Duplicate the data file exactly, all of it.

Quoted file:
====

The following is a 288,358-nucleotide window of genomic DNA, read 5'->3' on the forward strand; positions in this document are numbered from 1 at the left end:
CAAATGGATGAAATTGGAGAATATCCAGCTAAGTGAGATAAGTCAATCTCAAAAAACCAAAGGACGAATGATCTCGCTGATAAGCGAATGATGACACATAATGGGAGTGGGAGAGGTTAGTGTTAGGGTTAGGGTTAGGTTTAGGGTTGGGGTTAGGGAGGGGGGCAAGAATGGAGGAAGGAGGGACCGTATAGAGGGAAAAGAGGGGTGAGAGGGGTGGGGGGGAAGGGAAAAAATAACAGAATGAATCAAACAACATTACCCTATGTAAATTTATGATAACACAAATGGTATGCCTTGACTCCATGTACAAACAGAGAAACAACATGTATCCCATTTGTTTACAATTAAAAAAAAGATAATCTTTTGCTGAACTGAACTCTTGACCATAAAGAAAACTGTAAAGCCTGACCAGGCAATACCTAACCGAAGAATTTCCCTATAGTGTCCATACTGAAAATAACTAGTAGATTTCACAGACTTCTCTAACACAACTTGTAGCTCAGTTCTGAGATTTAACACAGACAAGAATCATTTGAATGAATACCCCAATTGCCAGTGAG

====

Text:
The following is a 288,358-nucleotide window of genomic DNA, read 5'->3' on the forward strand; positions in this document are numbered from 1 at the left end:
CAAATGGATGAAATTGGAGAATATCCAGCTAAGTGAGATAAGTCAATCTCAAAAAACCAAAGGACGAATGATCTCGCTGATAAGCGAATGATGACACATAATGGGAGTGGGAGAGGTTAGTGTTAGGGTTAGGGTTAGGTTTAGGGTTGGGGTTAGGGAGGGGGGCAAGAATGGAGGAAGGAGGGACCGTATAGAGGGAAAAGAGGGGTGAGAGGGGTGGGGGGGAAGGGAAAAAATAACAGAATGAATCAAACAACATTACCCTATGTAAATTTATGATAACACAAATGGTATGCCTTGACTCCATGTACAAACAGAGAAACAACATGTATCCCATTTGTTTACAATTAAAAAAAAGATAATCTTTTGCTGAACTGAACTCTTGACCATAAAGAAAACTGTAAAGCCTGACCAGGCAATACCTAACCGAAGAATTTCCCTATAGTGTCCATACTGAAAATAACTAGTAGATTTCACAGACTTCTCTAACACAACTTGTAGCTCAGTTCTGAGATTTAACACAGACAAGAATCATTTGAATGAATACCCCAATTGCCAGTGAG